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Old materials, fresh ideas at Carbondale fashion show

Stewart Oksenhorn
The Aspen Times
Aspen, CO Colorado
Jane BachrachThe second annual Green Is the New Black, a fashion show to benefit the Carbondale Council on Arts and Humanities, is at the Carbondale Recreation Center on Saturday, March 20.
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CARBONDALE – High fashion is a game of being au courant, bringing something new to wearers and watchers. So why does Rhonda Roberts, a Carbondale designer, exude genuine pride when claiming that her pieces are “nothing new?”

Roberts is reasonably up-to-date in her own look on a recent weekday morning – magenta-tinted hair stylishly done, lots of black down to her cool black boots. So the “nothing new” statement is not a celebration of the retro-hippy aesthetic that is no stranger to Carbondale fashion.

In fact, Roberts’ creations are near the cutting edge. Several of her own pieces add to her cool look this morning – a distinctive silvery belt buckle, a thick black bracelet. The designs are new; what isn’t are the materials. The belt buckle and the bracelet, like everything Roberts makes, has been made from old bicycle parts. The buckle was once a bicycle sprocket; the bracelet is made of old tires. This is the source of her pride: the materials were headed for a landfill before Roberts intervened and turned them into wearable art. Roberts – whose line is called Stomp Designz by R2, after the Carbondale bike-riding group the Stomperillaz – likes to call her work “rebicycled.”

Roberts is among the clothing designers featured in Green Is the New Black, a fashion show to benefit the Carbondale Council on Arts and Humanities. The event, set for Saturday, March 20 at the Carbondale Recreation Center, is a celebration of a new kind of cutting-edge – where fashions are made with one eye kept on the environmental impact of the product. This year’s second annual event is organized under the subheading, The Rites of Spring.

Not all the designers featured in the show salvage their materials from the dumpster – “upcycling,” as Roberts calls it – but they are all eco-conscious. Glenwood Springs-based EnviroTextiles is prominent in the movement to make fabrics out of hemp, which is more environmentally friendly to grow and process than cotton. Some earn their eco-conscious credibility by staying local: Autumn Teneyl, whose booth is an annual hit at the Carbondale Mountain Fair, makes her artistic clothing in Pagosa Springs. Several of the designers are both local and practice upcycling: The Trashed line, from Paonia, is featuring a dress made of aluminum pop-tops. (“Unbelievable craftsmanship. And beautiful It would make any woman want to wear pop-tops,” marveled Roberts.) And Ananda Banc, a Carbondale resident, uses discarded clothing to make new items.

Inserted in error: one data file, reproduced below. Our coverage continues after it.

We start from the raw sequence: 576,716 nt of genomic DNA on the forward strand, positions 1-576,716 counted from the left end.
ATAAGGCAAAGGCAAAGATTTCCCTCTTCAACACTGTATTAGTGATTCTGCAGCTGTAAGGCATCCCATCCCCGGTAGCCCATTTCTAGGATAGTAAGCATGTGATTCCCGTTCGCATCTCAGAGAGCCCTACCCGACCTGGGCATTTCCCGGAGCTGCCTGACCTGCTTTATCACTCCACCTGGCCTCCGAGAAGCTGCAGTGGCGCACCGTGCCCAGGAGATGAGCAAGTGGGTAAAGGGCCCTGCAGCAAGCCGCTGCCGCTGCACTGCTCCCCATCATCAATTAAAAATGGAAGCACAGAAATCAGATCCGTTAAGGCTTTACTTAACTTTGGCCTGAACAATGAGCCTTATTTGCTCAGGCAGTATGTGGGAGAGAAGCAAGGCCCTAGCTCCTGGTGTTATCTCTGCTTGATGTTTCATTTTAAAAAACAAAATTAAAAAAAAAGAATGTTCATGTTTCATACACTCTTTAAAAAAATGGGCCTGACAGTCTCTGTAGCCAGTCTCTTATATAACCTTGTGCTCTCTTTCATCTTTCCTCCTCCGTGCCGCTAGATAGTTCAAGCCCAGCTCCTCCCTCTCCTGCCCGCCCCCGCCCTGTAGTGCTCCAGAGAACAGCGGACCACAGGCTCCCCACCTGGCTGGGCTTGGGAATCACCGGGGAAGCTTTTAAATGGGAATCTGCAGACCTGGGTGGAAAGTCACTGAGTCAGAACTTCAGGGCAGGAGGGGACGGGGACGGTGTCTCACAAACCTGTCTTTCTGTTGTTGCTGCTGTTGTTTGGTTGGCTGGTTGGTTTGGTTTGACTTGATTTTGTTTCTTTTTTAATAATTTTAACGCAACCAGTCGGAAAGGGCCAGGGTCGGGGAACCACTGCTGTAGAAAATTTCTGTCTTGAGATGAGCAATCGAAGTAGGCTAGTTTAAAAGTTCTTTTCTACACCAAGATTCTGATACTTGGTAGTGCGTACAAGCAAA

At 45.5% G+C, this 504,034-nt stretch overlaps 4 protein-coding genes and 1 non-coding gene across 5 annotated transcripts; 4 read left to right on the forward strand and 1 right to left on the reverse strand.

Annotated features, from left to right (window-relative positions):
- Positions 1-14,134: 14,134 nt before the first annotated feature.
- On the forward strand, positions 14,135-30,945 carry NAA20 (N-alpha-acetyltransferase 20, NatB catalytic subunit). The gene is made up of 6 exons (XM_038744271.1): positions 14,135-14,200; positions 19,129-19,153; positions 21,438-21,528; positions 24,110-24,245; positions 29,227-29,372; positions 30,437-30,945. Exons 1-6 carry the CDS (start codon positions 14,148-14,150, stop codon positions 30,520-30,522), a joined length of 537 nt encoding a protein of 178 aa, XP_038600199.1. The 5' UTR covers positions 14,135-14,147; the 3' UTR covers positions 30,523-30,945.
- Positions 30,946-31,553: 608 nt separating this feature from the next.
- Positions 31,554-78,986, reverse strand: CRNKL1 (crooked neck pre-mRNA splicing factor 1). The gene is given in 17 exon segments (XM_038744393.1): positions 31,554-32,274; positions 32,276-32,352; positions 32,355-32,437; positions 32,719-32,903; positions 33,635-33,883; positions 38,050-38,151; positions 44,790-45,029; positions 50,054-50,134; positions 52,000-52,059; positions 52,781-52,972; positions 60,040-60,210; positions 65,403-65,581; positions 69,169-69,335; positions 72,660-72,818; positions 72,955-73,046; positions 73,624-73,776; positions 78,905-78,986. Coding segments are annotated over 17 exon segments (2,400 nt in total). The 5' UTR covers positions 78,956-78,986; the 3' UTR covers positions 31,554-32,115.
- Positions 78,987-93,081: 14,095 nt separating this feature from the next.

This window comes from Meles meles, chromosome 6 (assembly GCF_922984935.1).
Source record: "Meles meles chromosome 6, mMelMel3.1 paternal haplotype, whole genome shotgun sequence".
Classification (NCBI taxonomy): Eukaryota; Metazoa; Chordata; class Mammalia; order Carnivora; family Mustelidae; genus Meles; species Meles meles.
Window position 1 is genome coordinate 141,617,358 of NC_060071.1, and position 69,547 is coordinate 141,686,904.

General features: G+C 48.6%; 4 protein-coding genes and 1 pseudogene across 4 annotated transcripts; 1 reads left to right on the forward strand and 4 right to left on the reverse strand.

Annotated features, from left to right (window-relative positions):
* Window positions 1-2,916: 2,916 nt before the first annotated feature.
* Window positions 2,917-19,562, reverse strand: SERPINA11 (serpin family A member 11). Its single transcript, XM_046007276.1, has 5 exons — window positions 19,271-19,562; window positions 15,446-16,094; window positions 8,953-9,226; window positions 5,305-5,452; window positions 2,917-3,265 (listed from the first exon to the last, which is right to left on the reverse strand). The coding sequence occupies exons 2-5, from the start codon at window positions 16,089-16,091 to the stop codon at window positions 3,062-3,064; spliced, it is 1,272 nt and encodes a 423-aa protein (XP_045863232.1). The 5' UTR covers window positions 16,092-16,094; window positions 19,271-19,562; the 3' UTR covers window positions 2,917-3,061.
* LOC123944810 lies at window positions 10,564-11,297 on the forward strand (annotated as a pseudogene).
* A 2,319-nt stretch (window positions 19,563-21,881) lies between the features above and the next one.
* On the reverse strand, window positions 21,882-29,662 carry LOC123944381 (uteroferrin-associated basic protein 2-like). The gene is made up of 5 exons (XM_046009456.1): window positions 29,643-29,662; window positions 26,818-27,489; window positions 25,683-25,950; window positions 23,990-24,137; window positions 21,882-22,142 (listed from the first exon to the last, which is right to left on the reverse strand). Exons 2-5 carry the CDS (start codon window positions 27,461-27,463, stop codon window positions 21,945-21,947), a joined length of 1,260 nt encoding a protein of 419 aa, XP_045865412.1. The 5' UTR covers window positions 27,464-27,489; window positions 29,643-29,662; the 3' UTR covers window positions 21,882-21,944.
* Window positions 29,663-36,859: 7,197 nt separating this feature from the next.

The organizers of Green Is the New Black – including Amy Kimberly, the events director for CCAH, and Lynn Aliya, who is handling the theatrical end of the fashion show – note that using recycled goods is not only good for the environment, but also a way to cut down on expenses. The bulk of Roberts’ materials are donated by local bike shops. But the event itself doesn’t skimp.

“The show is like being in New York,” Kimberly said. “It’s top of the line lighting – $20,000 worth of lights – the big runway, a set designed by a designer from Denver.”

Green Is the New Black opens with a 7 p.m. dessert reception and is followed by the fashion show that features 52 designers and 60 models. It takes place at the Carbondale Recreation Center. Behind the show is Aliya, who has done extensive work in the valley as a theater director. The fashion show has given her a unique way to use the stage.

“New energy, new force – that’s what the show’s about. It’s a theatrical experience; it’s entertainment,” Aliya said. “Working on this show is the most inspired I’ve been since I had kids. It really took me to a new way of looking at everything. “

That seems to be the spirit of Green Is the New Black. Roberts says that working with previously used materials sparks a fresh way of looking at design.

“Traditional fashion, you have a blank canvas – you draw up a design, choose your materials and go with it,” she said. “With recycled fashion you have to take something that’s had a life of its own and create a vision for what it can become.”

Kimberly added that recycled fashions tend to inspire viewers in a way that traditional design does not.

“People leave feeling inspired and joyful,” she said. “They want to create. They want to take something old and make it new again.”

stewart@aspentimes.com


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